Strip Panel Naked is a rather brilliant series of videos that offers artistic commentary on storytelling in current comics. Created and narrated by Hassan Otsmane-Elhaou, each video in the series looks at a particular idea or concept that the comic is looking to get across --- a sense of movement, or pace; the tone of the coloring; very particular conceits. And what he does is break down each panel and page with smart, engrossing analysis. He pinpoints some of the work done by artists that isn’t showy or big, but instead serves to carefully guide the reader in ways they don’t even realize. It’s fantastic work, and there’s a growing sense of confidence in his voice as he gets further and further involved in the art of critiquing comics.

Watching the videos will make most anybody into a fan of his work --- and if you do enjoy what you’re watching, please head over to his Patreon page and think about chipping in!




Three Kickstarters for your attention! Purses out, everyone!

The Sword Interval comes from Ben Fleuter, and reminds me a lot of Rumble in the way it offers just this constant flow of action and monsters and madness hurtling into one another. The concept’s a fun one: a woman is put into paranormal witness protection after a monster kills her parents, but she decides to leave the system in order to track the monster down and get revenge. The Kickstarter page is full of fun moments from the series, which you can find online here.


T.J Kirsch


So many anniversaries have come this week! We’ve also seen the 10th Anniversary of Split Lip, which is celebrating with a horror anthology compiling together many of the comics that have been featured over the years. Split Lip is an international project, featuring writers and artists genuinely from all round the world, and using a melange of styles. A melange, I say! As a bonus, I notice the collection also features a new essay from Lauren Davis, which is reason enough to give this one a try. Kickstarter’s given a huge boost to horror comics, I feel. It’s a style of comic that's largely overlooked in the mainstream, but has lunged out of the grave thanks to the work of people like Sam Costello, who runs this project.


Jacque Nodell


The cover for Jacque Nodell’s How To Go Steady is a welcome indicator that this is a project that is going to be a hell of a lot of fun. Part of Sequential Crush, this illustrated book will offer advice on dating, love, romance --- all guided by 1970s romance comics. Dreamy thought bubbles will likely be plentiful! Nodell’s grandfather, Mart, was a writer in an early romance comic called Miss America, so this is a welcome return to the family business for her.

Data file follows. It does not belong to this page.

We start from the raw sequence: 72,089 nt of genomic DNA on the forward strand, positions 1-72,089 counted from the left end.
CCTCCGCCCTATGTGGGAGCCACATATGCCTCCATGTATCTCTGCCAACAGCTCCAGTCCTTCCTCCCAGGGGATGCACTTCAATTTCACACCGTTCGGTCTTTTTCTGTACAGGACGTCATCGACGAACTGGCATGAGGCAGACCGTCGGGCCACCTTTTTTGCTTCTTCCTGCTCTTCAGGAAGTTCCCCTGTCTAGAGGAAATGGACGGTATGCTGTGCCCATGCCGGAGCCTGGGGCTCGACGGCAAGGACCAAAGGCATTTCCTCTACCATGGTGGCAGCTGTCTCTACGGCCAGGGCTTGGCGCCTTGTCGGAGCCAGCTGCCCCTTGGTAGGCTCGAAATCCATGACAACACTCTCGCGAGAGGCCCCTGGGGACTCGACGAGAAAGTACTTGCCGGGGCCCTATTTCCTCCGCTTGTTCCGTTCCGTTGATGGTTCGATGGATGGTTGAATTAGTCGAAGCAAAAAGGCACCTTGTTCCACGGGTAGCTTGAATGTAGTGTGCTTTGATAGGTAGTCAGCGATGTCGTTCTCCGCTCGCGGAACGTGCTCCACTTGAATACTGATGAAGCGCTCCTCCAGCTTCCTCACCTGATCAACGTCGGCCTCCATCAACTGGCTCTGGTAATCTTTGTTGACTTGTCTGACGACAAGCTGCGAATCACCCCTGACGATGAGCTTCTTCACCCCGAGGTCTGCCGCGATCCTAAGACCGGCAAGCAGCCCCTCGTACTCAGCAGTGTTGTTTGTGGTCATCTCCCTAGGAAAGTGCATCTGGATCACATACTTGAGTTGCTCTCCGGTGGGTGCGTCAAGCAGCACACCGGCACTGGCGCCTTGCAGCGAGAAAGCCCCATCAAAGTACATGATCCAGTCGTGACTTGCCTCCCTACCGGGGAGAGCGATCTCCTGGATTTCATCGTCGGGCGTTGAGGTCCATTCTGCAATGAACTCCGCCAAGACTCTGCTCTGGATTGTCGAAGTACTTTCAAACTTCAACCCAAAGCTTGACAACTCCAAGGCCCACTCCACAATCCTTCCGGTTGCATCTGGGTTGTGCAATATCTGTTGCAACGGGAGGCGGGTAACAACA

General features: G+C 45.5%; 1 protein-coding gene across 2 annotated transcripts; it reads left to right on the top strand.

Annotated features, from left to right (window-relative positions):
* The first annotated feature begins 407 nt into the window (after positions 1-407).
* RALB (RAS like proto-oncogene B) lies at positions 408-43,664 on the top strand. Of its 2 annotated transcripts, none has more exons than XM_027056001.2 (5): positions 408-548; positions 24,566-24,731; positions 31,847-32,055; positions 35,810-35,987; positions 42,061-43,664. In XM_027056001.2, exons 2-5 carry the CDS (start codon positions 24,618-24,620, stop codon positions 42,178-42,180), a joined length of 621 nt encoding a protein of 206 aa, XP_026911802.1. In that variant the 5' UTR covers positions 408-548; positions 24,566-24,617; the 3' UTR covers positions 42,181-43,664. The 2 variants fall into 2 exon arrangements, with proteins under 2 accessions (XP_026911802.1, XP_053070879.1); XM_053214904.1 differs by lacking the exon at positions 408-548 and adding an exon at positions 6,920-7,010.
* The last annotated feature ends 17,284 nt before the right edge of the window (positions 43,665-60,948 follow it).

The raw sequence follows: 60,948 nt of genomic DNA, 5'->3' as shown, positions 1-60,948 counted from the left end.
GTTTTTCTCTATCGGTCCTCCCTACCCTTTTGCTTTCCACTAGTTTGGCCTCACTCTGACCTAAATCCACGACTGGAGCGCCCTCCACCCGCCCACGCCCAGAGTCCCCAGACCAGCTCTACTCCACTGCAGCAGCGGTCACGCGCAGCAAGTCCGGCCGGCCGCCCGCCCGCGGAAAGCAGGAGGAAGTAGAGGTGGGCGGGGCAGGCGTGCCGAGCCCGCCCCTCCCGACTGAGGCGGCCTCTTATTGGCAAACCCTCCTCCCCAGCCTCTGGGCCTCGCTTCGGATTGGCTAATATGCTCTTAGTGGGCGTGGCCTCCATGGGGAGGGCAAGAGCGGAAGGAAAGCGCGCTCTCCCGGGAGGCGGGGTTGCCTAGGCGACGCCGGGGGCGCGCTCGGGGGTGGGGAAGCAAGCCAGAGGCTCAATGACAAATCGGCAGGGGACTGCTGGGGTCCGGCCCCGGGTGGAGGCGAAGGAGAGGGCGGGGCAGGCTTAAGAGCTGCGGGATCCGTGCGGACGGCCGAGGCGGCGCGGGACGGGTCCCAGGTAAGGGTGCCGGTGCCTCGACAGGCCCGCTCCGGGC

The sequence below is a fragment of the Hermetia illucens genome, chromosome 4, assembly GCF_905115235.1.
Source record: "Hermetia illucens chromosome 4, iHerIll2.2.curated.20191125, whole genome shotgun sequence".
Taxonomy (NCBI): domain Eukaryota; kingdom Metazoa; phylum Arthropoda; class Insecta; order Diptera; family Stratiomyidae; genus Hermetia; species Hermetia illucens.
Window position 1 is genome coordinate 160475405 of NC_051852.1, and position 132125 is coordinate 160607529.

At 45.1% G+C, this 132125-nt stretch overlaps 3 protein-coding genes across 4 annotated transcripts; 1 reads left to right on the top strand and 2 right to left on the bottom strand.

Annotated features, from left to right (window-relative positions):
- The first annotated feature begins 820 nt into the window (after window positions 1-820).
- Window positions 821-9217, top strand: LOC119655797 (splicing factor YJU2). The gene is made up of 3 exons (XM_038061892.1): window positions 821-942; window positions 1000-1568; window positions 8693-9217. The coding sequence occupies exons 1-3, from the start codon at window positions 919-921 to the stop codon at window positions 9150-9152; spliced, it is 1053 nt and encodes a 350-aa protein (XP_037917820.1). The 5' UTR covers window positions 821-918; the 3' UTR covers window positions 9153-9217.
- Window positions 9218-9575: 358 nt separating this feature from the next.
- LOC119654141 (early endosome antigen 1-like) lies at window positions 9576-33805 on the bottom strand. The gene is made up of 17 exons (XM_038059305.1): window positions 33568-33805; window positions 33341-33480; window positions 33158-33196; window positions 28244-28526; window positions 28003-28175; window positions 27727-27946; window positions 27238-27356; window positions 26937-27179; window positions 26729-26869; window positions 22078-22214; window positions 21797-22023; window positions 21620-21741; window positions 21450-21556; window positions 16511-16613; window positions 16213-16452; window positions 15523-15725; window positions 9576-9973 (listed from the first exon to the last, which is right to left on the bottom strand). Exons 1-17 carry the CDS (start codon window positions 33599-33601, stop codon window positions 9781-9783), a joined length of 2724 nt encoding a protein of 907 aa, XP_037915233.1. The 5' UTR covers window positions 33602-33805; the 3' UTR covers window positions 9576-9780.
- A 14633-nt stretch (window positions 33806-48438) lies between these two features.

This week is Comics Week over at the AV Club, bringing forth a number of articles on everything from comics coloring to a roundtable on Raina Telgemeier’s Smile. The article that most caught my attention was Caitlin Rosberg’s essay on how self-published comics are changing the industry. Her focus looks at several comics editors who are known for their association with crowdfunded anthologies, including Sfe Monster, C Spike Trotman, and Taneka Stotts.

Oh and hey! We have an interview about her new Kickstarter for Elements that you can check out right now!

Yu-Gi-Oh is twenty years old in 2016, astoundingly, and accordingly there are reams of books related to the series out there. Thankfully Megan Cavitt at Panels this week offered a breakdown of what volumes are out there, how the series has progressed over time, and where you should look if you want to start reading the story.


Étienne Davodeau


On Sequential State, Alex Hoffman has been doing brilliant work reading and reviewing self-published comics that nobody else seems to have even heard of, let alone had an opportunity to review. That sounds harsh on the comics, but it’s meant as a recommendation of Hoffman’s curation of the site. Here, for example, is a review of Lulu Anew from Étienne Davodeau, which seems a lovely and smart piece of work.

Graeme McMillan, my favorite commentator on comics, offers a dive into the existence of cross-fit pioneer Tarzan within comics. The character has been a surprisingly enduring presence in the medium over the years, even though I don’t think there are many runs with the concept that have particularly ever caught the attention of a wider audience.

And hey! The Beat is 12 years old today!



If you have a tip you’d like to share for consideration in an upcoming edition of Weekender, you can now email me through! Whether it's an event you’re running, a podcast you host, a comic you make, an essay you’ve written, or news you think deserves more coverage: as long as you’re creator-driven or owned, Weekender is here to spotlight your work!

Have a great weekend, everybody!